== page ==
The Complainant is Oasis Fashions Limited, a woman’s fashion garments and clothing retailer, trading under the name OASIS for over 20 years. The Complainant uses the OASIS trademark to sell woman’s clothing and fashion garments through its brick and mortar stores located in the UK and Ireland, and also through its website “www.oasis-stores.com” which targets the UK and Ireland, the European Union, Scandinavia, the Middle East, and South America.
The Complainant is the exclusive owner of a number of registered trademarks consisting of the word OASIS in various jurisdictions throughout the world, including the following:
- the UK Trademark for the word OASIS with registration number 00001247151, registered on July 29, 1985, for products in class 25,
- the European Union trademark for the word OASIS, with registration number 000206250, registered on April 25, 2007, for products in classes 3, 14, 18, 21, and 25.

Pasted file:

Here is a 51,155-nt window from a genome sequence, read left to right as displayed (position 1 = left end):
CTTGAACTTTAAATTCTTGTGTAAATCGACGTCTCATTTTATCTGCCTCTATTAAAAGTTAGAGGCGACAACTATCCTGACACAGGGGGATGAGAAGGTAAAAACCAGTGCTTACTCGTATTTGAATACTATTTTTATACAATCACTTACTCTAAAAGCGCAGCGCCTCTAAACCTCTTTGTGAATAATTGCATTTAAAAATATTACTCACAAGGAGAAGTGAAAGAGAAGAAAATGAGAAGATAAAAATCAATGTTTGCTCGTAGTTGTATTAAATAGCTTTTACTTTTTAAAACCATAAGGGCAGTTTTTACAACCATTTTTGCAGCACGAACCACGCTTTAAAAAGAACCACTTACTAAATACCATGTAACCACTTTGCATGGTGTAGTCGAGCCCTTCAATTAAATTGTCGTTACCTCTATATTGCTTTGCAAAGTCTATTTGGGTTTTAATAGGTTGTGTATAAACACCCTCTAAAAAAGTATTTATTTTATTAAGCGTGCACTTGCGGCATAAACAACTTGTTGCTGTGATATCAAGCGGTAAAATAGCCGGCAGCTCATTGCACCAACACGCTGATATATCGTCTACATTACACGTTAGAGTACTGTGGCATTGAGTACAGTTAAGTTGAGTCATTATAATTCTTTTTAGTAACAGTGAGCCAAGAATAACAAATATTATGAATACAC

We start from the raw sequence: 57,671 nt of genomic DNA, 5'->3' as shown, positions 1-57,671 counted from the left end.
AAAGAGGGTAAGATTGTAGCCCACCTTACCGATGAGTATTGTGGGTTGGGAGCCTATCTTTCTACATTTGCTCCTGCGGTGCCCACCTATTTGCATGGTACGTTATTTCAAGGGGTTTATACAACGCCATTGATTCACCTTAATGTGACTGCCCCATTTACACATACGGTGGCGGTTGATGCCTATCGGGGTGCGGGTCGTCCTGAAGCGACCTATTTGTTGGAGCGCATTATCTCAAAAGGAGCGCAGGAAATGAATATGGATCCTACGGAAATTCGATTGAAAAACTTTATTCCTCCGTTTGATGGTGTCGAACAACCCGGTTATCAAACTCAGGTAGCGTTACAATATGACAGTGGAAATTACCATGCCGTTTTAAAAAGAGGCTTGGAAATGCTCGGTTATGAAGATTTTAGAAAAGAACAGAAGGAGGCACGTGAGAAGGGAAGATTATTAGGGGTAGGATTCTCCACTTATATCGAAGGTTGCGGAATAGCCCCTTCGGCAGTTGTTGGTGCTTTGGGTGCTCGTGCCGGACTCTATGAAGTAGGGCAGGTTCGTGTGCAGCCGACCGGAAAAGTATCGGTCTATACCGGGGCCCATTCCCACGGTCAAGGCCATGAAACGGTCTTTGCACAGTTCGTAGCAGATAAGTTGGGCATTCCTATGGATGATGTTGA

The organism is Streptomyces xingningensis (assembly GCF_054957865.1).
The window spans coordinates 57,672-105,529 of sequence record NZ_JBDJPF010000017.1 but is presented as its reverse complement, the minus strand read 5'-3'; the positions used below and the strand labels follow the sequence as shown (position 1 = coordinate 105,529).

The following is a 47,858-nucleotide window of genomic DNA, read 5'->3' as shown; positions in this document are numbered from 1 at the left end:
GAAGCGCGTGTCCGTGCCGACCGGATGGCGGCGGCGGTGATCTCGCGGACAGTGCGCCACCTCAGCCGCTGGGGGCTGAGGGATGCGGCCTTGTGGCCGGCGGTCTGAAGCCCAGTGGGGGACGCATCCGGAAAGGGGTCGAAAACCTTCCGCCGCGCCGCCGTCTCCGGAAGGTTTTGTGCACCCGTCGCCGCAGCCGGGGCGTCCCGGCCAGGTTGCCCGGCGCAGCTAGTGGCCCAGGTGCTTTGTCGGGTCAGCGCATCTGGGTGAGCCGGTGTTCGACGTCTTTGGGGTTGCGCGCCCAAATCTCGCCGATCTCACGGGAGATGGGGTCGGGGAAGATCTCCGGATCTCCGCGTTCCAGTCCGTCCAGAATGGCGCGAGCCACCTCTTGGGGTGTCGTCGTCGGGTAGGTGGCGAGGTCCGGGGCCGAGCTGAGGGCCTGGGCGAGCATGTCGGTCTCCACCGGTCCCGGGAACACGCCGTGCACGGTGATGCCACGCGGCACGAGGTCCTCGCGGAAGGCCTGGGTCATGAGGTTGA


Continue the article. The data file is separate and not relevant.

The disputed domain name was registered on February 25, 2018, and, at the date of the Complaint, redirected to a website selling woman’s clothing with the name OASIS on the starting page. At the date of the decision, the disputed domain name redirects to another website “www.clother.uk” where it is stated that “we expand our webstore, please be patient”, and few limited information is added.
5. Parties’ Contentions
The Complainant argues that the word OASIS is not a word used in the ordinary English language in relation to woman’s fashion garments and clothing; rather the word is used by the Complainant to distinguish its business in the market. The disputed domain name is identical and/or confusingly similar to the registered trademarks owned by the Complainant.
The Complainant further argues that the Respondent is using the disputed domain name for the same purpose as the Complainant, namely the advertisement and sale of woman’s fashion garments and clothing and that such use is intended to divert consumers away from the Complainant by exploiting the registered trademarks which are associated with the Complainant in the relevant market.